I wondered last week why the $825 billion House stimulus bill gave the short end of the stick to mass transit, despite vows from President Obama and other Dems to wean the country off its obsession with gas-guzzling car travel. After all, the House bill contains only $10 billion for transit compared with $30 billion for road-building — a $20 billion-plus cut from the infrastructure stimulus proposal put forth last month by Rep. Jim Oberstar (D-MN), chairman of the House transportation panel.
It looks like Oberstar himself shed some more light on the question two days ago, while Washington was in the thick of inauguration fever. In a speech to the U.S. Conference of Mayors, Oberstar explained why ground-breaking infrastructure projects got sliced: to make room for tax cuts. Here’s how he put it:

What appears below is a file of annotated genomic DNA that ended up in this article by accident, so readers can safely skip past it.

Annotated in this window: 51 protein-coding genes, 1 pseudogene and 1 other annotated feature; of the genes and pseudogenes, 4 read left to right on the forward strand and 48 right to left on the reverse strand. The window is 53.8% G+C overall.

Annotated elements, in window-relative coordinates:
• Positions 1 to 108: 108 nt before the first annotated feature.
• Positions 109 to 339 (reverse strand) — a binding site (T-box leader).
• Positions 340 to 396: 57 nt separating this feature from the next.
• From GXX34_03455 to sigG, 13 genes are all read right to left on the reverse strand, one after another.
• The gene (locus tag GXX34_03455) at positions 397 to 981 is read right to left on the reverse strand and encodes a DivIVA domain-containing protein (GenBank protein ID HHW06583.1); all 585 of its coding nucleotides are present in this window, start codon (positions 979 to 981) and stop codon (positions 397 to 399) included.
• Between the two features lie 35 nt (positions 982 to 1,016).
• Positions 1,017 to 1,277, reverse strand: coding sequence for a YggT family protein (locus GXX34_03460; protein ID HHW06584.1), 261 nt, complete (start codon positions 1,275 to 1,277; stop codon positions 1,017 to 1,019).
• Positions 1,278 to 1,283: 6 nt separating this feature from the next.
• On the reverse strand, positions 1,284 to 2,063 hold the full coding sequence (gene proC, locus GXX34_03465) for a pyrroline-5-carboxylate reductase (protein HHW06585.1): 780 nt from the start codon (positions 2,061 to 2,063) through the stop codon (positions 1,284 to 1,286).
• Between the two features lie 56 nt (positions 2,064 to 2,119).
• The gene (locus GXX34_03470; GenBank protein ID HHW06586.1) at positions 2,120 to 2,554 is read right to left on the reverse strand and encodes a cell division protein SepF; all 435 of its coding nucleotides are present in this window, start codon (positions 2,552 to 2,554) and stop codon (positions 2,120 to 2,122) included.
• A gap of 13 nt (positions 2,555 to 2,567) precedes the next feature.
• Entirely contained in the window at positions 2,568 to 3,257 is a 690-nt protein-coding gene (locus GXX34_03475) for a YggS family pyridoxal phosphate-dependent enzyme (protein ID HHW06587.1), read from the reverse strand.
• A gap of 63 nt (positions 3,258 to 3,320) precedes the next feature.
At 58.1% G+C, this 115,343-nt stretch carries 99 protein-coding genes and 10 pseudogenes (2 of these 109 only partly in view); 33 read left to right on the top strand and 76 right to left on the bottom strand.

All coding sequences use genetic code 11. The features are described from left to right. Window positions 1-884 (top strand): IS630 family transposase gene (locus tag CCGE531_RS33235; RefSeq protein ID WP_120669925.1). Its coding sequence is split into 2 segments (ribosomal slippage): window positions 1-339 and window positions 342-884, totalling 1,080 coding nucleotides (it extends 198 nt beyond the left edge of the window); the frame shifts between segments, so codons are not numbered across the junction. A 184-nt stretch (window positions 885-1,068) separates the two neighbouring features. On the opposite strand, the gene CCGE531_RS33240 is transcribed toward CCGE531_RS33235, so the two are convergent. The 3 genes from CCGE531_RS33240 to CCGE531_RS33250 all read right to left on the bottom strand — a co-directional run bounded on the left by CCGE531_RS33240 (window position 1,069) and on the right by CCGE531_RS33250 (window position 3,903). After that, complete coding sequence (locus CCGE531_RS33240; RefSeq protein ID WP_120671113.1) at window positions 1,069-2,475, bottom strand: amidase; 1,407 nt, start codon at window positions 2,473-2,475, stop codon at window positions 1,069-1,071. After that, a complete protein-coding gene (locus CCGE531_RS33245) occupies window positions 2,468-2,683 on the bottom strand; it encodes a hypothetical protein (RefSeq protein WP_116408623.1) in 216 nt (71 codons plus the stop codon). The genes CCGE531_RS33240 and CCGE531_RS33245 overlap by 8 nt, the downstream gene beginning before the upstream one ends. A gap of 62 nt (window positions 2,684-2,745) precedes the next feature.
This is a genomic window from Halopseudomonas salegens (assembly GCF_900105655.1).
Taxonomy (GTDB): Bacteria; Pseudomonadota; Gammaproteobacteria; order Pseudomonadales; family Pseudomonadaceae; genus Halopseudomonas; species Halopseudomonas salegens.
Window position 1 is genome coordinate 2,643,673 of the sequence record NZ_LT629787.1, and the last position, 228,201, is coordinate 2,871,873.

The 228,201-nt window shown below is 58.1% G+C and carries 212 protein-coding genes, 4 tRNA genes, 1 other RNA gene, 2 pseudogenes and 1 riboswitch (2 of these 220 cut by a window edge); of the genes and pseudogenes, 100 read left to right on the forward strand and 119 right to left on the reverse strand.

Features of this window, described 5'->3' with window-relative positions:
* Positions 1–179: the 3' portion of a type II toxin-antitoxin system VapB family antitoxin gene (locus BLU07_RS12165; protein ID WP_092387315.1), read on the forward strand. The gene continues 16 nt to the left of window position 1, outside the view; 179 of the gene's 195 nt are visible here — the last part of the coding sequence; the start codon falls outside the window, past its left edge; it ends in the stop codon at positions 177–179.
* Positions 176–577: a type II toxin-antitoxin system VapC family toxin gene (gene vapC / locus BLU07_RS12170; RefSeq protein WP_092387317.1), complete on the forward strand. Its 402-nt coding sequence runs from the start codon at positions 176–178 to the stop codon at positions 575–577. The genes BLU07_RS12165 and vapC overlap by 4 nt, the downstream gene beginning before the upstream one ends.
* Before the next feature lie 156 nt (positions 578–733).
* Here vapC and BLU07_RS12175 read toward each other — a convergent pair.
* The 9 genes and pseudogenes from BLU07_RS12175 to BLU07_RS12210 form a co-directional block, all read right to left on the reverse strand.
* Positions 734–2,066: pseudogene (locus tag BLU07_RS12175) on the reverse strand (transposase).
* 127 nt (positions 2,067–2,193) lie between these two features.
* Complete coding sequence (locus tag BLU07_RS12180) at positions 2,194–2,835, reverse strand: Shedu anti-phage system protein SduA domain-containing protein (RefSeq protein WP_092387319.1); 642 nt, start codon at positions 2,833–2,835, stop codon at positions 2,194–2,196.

That is why we set forth this $85-billion initiative from our committee. It’s been reduced in the final going. We expect that it’ll come out somewhere around $63 billion, but $30 billion for highways.
The reason for the reduction in overall funding — we took money out of Amtrak and out of aviation; we took money out of the Corps of Engineers, reduced the water infrastructure program, the drinking water and the wastewater treatment facilities and sewer lines, reduced that from $14 billion to roughly $9 billion — was the tax cut initiative that had to be paid for in some way by keeping the entire package in the range of $850 billion.
But I’ll say that our portion is the one that really creates the jobs. Our portion of it is the one that’s going to put people to work because unlike anything else, these jobs can’t be outsourced to Bangalore, India.
Trading high-speed rail for more tax cuts? Hmmm …